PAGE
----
D. G. Hart and John R. Muether in With Reverence and Awe: Returning to the Basics of Reformed Worship (Phillipsburg, NJ: Presbyterian and Reformed, 2002) say,
“Manna in the wilderness was a peculiar experience for the Israelites. It was unlike anything in their Egyptian diet. At times they were given to grumbling, for it was less appetizing than Egyptian fare. So too ought we to see something strange about the spiritual diet God provides for us. To change the metaphor, some have compared worship to the process of mastering a foreign tongue. ‘We must learn Christianity,’ writes William Willimon, ‘even as we learn a foreign language’ [Peculiar Speech: Preaching to the Baptized (Grand Rapids: Eerdmans, 1992), 114]. Peter Leithart suggests that ‘worship is a language class, where the Church is trained to speak Christian’ [“Cult and Culture,” First Things 29 (Jan 1993): 7]. One learns a language by mastering difficult rules through repetition. We have no hope of speaking any language fluently if its conjugations and declensions change every week. . . .
“The church that properly worships will be peculiar to the world. Its ways will seem at odd and irrelevant, and its language will sound strange. In a word, God’s holy pilgrims will appear to be sectarians. This is because the church, saved by God in order to worship him, sees itself in light of God’s purposes, not the world’s expectations. God has elected us by his good pleasure, delivered us from the bondage of sin, and set us apart from the world, where, like the Israelites in exile, we are to sing the Lord’s song in a foreign land” (59-60).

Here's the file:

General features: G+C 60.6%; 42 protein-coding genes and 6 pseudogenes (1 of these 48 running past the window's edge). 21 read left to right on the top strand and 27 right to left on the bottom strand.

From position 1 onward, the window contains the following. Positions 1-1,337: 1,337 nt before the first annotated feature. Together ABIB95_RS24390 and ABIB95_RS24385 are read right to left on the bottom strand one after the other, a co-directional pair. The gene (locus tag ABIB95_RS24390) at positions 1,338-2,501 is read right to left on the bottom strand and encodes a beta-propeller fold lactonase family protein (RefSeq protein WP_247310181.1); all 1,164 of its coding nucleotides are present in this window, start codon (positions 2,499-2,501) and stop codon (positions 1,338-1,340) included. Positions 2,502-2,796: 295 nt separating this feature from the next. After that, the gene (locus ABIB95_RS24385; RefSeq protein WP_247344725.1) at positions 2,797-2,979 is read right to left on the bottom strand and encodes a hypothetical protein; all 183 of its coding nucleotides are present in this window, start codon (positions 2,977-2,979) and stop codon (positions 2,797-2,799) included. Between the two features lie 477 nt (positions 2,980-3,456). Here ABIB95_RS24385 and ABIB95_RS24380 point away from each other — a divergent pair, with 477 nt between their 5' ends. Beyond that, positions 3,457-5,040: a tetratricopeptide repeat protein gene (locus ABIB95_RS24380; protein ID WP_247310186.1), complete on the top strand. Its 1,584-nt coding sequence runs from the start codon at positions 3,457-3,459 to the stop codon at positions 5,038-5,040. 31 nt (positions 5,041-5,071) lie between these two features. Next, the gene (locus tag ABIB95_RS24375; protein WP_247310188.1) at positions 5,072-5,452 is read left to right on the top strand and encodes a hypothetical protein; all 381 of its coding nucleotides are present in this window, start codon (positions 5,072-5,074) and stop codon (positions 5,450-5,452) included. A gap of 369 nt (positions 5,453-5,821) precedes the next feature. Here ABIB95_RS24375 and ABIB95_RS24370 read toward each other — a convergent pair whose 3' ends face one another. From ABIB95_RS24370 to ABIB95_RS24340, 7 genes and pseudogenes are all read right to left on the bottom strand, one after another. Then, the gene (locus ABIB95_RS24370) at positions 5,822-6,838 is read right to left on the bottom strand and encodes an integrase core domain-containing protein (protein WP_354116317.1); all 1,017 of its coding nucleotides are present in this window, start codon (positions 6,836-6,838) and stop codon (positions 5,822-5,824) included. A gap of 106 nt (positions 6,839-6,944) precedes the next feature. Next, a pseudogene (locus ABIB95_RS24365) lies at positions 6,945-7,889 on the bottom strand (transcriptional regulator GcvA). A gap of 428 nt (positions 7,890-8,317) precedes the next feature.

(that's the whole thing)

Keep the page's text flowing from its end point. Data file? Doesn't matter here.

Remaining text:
I think the authors are right in identifying the church as pilgrims. God has, after all, “delivered us from the domain of darkness and transferred us to the kingdom of his beloved Son, in whom we have redemption, the forgiveness of sins” (Col 1:13-14, ESV). Thus we can identify with the spirit and faith of the patriarchs when it says of them in Hebrews 11:13-16,
These all died in faith, not having received the things promised, but having seen them and greeted them from afar, and having acknowledged that they were strangers and exiles on the earth. For people who speak thus make it clear that they are seeking a homeland. If they had been thinking of that land from which they had gone out, they would have had opportunity to return. But as it is, they desire a better country, that is, a heavenly one. Therefore God is not ashamed to be called their God, for he has prepared for them a city.
Correctly viewing the church as an outpost of pilgrims frees the church to pursue wholly after the Lord in worship, without giving a backward glance to what the world may think of it. We can freely go to the Scriptures and let them prescribe our worship, without fearing whether or not it will be “relevant” to someone who does not even know what true Relevance is. We are freed to worship God with boldness and conviction, not hedging our culture and teaching around the dictates of the present age. Understanding the church in this way frees us from having to entertain or amuse, from feeling like we have to compete with the pagan liturgy of Saturday night. Understanding the church as an outpost of pilgrims for the Kingdom frees us to worship the true and living God as He is.